Biden Jabs Xi Over Rights


Chinese Vice President Xi Jinping officially began his visit to the U.S. Tuesday, and was met with some robust criticism from Barack Obama and especially U.S. Vice President Joe Biden.

As I mentioned during Obama’s State of the Union, “fairness” was a common thread on the economy, including concerning trade with China. That was no different earlier today as Obama said the U.S. welcomes China’s peaceful rise, but that it also expects it to play a responsible – and fair – role commensurate with its growing status.

“And so we want to work with China to make sure that everybody is working by the same rules of the road when it comes to the world economic system, and that includes ensuring that there is a balanced trade flow between not only the United States and China, but around world,” he said.

But it was Biden that had the most robust criticism for Xi, especially on human rights. I’ll quote at some length, because Biden’s criticism marks an interesting departure in U.S. tone compared with when Obama first came to office – a tone that saw him take significant flak for being soft on China, especially on human rights.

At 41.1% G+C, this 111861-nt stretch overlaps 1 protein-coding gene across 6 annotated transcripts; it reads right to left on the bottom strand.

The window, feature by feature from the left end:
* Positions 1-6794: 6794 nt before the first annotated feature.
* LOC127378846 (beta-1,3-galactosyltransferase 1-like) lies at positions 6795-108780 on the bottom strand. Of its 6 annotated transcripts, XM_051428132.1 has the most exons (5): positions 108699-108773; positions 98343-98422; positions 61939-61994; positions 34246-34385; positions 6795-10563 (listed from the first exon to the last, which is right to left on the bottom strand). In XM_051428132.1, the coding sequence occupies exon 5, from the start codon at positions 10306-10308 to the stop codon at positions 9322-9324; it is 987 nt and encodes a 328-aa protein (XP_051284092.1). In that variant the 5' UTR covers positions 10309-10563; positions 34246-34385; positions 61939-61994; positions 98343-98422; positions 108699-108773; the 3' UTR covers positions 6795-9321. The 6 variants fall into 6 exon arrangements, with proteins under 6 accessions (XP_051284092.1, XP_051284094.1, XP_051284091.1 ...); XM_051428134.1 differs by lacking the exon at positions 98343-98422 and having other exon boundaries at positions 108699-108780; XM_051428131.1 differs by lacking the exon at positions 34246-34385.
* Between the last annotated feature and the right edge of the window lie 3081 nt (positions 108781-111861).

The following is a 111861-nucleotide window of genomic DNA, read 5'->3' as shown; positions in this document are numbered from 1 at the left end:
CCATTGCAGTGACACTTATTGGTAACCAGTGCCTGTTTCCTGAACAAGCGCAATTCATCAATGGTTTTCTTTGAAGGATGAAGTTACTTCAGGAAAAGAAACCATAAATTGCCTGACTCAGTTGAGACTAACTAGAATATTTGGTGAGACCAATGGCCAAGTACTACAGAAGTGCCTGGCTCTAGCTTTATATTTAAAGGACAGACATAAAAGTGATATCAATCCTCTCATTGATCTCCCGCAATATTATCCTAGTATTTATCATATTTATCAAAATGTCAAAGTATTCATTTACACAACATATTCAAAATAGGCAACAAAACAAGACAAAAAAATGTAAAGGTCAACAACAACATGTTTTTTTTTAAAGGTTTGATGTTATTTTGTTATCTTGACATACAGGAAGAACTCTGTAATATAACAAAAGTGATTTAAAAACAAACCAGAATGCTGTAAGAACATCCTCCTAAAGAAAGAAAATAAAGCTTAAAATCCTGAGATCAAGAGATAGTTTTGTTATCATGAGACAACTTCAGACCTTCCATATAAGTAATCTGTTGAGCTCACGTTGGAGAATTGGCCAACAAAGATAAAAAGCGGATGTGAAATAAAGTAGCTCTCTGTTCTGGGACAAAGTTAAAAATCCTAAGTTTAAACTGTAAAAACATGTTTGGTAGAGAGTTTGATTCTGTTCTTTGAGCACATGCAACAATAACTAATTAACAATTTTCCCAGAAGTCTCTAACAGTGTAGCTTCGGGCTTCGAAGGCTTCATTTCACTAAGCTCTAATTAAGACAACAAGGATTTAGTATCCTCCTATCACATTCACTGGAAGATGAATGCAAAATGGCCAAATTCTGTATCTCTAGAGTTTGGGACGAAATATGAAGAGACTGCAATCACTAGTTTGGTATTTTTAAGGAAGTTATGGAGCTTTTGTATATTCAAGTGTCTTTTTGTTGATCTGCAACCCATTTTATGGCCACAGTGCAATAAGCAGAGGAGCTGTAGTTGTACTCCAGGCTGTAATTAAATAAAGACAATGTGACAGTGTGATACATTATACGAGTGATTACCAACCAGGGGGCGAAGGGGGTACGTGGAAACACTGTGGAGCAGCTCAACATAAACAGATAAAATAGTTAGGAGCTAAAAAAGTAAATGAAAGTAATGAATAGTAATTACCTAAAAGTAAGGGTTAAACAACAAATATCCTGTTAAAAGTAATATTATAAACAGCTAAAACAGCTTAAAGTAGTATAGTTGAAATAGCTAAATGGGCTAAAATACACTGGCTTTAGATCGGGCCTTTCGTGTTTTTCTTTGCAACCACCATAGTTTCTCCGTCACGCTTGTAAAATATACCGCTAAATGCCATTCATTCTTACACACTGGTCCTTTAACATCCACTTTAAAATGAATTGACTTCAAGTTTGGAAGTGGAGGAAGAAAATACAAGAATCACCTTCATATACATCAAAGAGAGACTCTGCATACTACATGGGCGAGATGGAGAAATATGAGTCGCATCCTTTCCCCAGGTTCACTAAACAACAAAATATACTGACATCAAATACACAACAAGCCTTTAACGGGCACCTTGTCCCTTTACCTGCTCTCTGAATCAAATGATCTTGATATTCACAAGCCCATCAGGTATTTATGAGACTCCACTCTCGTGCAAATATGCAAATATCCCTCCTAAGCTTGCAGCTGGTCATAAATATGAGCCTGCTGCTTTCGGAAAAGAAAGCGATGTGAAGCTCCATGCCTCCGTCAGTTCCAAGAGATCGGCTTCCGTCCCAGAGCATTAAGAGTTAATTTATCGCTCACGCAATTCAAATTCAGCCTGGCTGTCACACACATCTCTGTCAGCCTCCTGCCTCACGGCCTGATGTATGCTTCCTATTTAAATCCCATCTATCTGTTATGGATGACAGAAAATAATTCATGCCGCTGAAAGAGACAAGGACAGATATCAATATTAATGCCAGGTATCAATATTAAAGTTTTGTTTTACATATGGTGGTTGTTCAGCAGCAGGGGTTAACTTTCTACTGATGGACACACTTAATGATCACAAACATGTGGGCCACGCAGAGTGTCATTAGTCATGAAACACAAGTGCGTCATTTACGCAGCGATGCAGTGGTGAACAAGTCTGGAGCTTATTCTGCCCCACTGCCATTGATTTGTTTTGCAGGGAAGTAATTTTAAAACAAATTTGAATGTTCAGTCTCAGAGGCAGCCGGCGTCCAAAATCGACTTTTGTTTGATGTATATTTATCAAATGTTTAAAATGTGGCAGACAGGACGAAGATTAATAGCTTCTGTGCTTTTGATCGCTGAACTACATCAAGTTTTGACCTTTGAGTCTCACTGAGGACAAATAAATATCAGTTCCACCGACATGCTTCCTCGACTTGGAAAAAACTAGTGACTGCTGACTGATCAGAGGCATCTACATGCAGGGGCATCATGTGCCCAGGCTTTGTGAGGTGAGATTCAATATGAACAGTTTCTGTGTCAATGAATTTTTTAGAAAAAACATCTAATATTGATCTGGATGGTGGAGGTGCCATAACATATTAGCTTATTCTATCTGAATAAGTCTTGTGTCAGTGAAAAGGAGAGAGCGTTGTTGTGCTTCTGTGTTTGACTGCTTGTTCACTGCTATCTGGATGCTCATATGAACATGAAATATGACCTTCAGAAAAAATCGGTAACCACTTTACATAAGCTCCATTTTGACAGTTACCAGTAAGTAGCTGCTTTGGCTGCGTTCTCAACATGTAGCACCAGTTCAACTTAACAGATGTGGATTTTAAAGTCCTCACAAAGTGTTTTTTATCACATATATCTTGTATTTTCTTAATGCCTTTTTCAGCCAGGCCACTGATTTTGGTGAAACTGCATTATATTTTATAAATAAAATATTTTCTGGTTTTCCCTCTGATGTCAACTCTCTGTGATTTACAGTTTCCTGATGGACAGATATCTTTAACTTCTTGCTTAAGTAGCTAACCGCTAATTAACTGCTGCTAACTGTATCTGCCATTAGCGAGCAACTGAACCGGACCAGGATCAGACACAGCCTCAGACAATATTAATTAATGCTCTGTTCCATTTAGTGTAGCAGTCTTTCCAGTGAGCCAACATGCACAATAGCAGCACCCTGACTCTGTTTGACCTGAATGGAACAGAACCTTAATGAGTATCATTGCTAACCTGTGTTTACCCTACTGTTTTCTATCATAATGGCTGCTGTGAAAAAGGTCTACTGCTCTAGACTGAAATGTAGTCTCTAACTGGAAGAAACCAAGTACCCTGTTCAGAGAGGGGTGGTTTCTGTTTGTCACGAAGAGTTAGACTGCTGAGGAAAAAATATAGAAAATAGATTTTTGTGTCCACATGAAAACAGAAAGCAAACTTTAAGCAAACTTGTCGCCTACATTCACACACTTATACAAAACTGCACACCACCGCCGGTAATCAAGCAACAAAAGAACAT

Noting that few other countries have come so far and so fast as China, Biden first picked up on the fairness theme.

“As Americans, we welcome competition. It’s part of our DNA and it propels our citizens to rise to the challenge,” Biden said. “But cooperation, as you and I have spoken about, can only be mutually beneficial if the game is fair.  That’s why the meetings we’ve had this morning were essentially a continuation of the multiple meetings we had in your country in August, and we spent a great deal of time discussing the areas of our greatest concern, including the need to rebalance the global economy, to protect intellectual property rights and trade secrets, to address China’s undervalued exchange rate, to level the competitive playing field and to prevent the forced transfer of technology, and to continue a constructive dialogue on policies that would benefit our citizens and the world.”

Biden went on, rightly, to take China to task for its decision to vote against a U.N. resolution condemning the Assad regime for the “unconscionable violence” it is perpetrating against its own citizens in Syria, before tackling China’s treatment of its own citizens.

“[We] see our advocacy for human rights as a fundamental aspect of our foreign policy and we believe a key to the prosperity and stability of all societies.  We have been clear about our concern over the areas in which from our perspective conditions in China have deteriorated and about the plight of several very prominent individuals.”

But while Biden offered specific points of contention, Xi’s defense, perhaps unsurprisingly, relied on somewhat vague generalities and pledges to do better – but in China’s own time.